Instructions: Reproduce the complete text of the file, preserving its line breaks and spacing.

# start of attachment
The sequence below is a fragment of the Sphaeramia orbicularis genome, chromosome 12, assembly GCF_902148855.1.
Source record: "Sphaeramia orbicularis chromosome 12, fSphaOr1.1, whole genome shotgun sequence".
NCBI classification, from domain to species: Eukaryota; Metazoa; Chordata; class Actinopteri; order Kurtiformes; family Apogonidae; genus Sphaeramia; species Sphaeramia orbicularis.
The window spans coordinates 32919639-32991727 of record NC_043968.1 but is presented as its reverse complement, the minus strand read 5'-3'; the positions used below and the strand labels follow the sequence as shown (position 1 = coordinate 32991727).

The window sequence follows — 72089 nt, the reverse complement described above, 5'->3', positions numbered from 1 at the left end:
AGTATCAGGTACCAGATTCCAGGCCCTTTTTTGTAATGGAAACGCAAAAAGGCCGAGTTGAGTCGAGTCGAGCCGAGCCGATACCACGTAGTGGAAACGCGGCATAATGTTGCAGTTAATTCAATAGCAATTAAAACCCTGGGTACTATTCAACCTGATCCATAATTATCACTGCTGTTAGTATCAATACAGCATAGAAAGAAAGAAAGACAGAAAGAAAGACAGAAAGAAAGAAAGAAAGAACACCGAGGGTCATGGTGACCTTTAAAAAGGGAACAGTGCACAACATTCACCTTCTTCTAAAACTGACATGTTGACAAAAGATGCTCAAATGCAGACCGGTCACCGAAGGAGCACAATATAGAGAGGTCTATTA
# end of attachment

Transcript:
The sequence below is a fragment of the Sphaeramia orbicularis genome, chromosome 12, assembly GCF_902148855.1.
Source record: "Sphaeramia orbicularis chromosome 12, fSphaOr1.1, whole genome shotgun sequence".
NCBI classification, from domain to species: Eukaryota; Metazoa; Chordata; class Actinopteri; order Kurtiformes; family Apogonidae; genus Sphaeramia; species Sphaeramia orbicularis.
The window spans coordinates 32919639-32991727 of record NC_043968.1 but is presented as its reverse complement, the minus strand read 5'-3'; the positions used below and the strand labels follow the sequence as shown (position 1 = coordinate 32991727).

The window sequence follows — 72089 nt, the reverse complement described above, 5'->3', positions numbered from 1 at the left end:
AGTATCAGGTACCAGATTCCAGGCCCTTTTTTGTAATGGAAACGCAAAAAGGCCGAGTTGAGTCGAGTCGAGCCGAGCCGATACCACGTAGTGGAAACGCGGCATAATGTTGCAGTTAATTCAATAGCAATTAAAACCCTGGGTACTATTCAACCTGATCCATAATTATCACTGCTGTTAGTATCAATACAGCATAGAAAGAAAGAAAGACAGAAAGAAAGACAGAAAGAAAGAAAGAAAGAACACCGAGGGTCATGGTGACCTTTAAAAAGGGAACAGTGCACAACATTCACCTTCTTCTAAAACTGACATGTTGACAAAAGATGCTCAAATGCAGACCGGTCACCGAAGGAGCACAATATAGAGAGGTCTATTA